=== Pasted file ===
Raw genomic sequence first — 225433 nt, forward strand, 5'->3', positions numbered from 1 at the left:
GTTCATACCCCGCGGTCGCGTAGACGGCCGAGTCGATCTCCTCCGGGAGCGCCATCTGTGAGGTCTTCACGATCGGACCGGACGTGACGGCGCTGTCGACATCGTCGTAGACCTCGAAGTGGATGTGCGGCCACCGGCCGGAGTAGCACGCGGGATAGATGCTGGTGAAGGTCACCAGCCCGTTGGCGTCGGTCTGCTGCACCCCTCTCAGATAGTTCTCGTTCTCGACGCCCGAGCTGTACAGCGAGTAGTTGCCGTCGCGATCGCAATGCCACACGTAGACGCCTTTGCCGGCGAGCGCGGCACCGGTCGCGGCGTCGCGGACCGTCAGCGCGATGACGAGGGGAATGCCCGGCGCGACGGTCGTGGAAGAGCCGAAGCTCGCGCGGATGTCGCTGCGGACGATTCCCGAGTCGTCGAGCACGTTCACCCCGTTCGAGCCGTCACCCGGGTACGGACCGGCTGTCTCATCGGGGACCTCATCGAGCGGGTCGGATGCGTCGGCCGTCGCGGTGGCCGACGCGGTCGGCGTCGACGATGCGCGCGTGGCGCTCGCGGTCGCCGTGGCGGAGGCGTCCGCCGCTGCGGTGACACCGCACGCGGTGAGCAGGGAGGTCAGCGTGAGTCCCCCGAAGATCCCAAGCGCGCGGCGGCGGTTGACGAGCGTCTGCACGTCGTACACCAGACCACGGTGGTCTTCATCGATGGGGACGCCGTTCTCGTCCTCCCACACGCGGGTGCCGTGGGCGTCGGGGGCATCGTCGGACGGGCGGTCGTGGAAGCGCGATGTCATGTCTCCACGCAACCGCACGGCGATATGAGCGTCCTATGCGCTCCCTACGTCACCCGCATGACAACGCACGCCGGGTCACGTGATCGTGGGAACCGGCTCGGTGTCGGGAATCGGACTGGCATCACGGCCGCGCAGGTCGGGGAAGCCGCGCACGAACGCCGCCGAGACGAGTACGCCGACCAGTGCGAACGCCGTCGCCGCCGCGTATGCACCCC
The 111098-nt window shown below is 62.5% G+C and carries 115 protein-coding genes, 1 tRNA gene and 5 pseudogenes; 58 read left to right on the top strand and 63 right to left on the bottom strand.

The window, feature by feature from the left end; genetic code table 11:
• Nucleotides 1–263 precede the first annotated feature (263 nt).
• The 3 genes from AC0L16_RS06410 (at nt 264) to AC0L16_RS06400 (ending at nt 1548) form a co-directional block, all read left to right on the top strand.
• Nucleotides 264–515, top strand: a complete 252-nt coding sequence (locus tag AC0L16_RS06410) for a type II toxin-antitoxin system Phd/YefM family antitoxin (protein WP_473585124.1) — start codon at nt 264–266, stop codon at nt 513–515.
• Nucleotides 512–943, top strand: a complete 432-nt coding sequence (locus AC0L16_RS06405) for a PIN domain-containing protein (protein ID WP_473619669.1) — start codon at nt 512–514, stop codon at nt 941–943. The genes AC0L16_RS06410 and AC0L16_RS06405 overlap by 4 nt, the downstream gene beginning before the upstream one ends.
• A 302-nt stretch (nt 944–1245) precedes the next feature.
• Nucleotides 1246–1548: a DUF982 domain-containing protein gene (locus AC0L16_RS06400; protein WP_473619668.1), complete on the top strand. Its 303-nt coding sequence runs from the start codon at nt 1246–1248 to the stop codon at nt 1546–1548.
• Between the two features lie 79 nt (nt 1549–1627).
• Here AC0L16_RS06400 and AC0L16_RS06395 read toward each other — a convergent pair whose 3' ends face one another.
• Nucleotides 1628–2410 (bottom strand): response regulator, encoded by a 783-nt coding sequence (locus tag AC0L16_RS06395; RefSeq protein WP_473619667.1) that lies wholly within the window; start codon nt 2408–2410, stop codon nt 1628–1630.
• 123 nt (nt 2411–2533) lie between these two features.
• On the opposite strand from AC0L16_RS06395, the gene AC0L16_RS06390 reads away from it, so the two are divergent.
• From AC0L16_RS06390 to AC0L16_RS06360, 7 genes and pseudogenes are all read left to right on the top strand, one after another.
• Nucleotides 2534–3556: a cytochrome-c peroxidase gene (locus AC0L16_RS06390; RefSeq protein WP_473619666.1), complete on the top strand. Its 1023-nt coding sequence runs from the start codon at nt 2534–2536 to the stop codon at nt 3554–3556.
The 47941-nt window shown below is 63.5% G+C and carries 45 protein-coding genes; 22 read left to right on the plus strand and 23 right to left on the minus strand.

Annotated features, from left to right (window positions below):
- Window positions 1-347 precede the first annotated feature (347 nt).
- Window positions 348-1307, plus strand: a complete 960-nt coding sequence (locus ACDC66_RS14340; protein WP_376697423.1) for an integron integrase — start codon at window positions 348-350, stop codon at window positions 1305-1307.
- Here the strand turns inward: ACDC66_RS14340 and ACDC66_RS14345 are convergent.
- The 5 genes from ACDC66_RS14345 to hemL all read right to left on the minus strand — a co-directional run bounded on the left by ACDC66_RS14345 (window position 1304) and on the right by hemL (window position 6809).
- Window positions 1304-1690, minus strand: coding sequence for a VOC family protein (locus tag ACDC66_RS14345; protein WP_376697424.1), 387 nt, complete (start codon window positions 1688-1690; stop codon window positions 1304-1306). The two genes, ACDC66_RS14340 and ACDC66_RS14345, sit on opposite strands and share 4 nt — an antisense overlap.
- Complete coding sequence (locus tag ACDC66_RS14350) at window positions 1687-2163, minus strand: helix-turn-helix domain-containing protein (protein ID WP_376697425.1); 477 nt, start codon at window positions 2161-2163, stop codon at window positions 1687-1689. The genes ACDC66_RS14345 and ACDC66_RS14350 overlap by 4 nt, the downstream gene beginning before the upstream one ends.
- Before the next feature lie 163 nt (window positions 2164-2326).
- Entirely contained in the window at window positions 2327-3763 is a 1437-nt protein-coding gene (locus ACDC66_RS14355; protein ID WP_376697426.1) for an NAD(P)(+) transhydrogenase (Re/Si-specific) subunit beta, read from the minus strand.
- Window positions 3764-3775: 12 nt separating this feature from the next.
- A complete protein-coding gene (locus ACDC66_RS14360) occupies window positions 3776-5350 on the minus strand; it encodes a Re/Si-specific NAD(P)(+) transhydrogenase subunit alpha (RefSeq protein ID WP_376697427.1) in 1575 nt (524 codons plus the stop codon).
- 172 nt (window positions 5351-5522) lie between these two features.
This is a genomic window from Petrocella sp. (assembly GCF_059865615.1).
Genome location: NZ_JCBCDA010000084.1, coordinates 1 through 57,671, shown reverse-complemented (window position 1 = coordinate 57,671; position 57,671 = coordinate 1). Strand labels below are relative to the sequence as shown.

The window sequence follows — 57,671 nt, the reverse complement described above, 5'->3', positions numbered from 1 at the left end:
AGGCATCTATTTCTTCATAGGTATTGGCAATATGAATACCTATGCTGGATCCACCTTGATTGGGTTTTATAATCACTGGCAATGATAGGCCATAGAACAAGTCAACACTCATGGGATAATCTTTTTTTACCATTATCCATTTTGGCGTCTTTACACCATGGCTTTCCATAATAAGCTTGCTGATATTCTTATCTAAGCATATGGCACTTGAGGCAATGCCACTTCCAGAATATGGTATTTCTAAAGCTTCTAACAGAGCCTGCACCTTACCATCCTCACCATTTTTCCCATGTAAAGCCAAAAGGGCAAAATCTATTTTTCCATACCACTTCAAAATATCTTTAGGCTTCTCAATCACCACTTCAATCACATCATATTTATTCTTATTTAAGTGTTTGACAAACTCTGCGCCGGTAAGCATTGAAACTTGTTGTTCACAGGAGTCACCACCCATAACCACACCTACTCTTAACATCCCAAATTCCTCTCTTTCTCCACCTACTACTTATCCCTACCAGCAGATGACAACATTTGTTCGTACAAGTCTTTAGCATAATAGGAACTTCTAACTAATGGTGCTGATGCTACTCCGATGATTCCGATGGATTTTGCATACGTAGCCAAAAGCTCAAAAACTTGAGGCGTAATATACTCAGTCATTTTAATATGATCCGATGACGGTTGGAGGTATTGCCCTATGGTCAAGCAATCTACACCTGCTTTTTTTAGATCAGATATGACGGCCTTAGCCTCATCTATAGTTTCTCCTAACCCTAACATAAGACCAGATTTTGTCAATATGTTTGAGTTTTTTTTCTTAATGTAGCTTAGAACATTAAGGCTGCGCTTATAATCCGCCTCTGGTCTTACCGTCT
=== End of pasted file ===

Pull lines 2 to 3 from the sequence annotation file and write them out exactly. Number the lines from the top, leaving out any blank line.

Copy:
GTTCATACCCCGCGGTCGCGTAGACGGCCGAGTCGATCTCCTCCGGGAGCGCCATCTGTGAGGTCTTCACGATCGGACCGGACGTGACGGCGCTGTCGACATCGTCGTAGACCTCGAAGTGGATGTGCGGCCACCGGCCGGAGTAGCACGCGGGATAGATGCTGGTGAAGGTCACCAGCCCGTTGGCGTCGGTCTGCTGCACCCCTCTCAGATAGTTCTCGTTCTCGACGCCCGAGCTGTACAGCGAGTAGTTGCCGTCGCGATCGCAATGCCACACGTAGACGCCTTTGCCGGCGAGCGCGGCACCGGTCGCGGCGTCGCGGACCGTCAGCGCGATGACGAGGGGAATGCCCGGCGCGACGGTCGTGGAAGAGCCGAAGCTCGCGCGGATGTCGCTGCGGACGATTCCCGAGTCGTCGAGCACGTTCACCCCGTTCGAGCCGTCACCCGGGTACGGACCGGCTGTCTCATCGGGGACCTCATCGAGCGGGTCGGATGCGTCGGCCGTCGCGGTGGCCGACGCGGTCGGCGTCGACGATGCGCGCGTGGCGCTCGCGGTCGCCGTGGCGGAGGCGTCCGCCGCTGCGGTGACACCGCACGCGGTGAGCAGGGAGGTCAGCGTGAGTCCCCCGAAGATCCCAAGCGCGCGGCGGCGGTTGACGAGCGTCTGCACGTCGTACACCAGACCACGGTGGTCTTCATCGATGGGGACGCCGTTCTCGTCCTCCCACACGCGGGTGCCGTGGGCGTCGGGGGCATCGTCGGACGGGCGGTCGTGGAAGCGCGATGTCATGTCTCCACGCAACCGCACGGCGATATGAGCGTCCTATGCGCTCCCTACGTCACCCGCATGACAACGCACGCCGGGTCACGTGATCGTGGGAACCGGCTCGGTGTCGGGAATCGGACTGGCATCACGGCCGCGCAGGTCGGGGAAGCCGCGCACGAACGCCGCCGAGACGAGTACGCCGACCAGTGCGAACGCCGTCGCCGCCGCGTATGCACCCC
The 111098-nt window shown below is 62.5% G+C and carries 115 protein-coding genes, 1 tRNA gene and 5 pseudogenes; 58 read left to right on the top strand and 63 right to left on the bottom strand.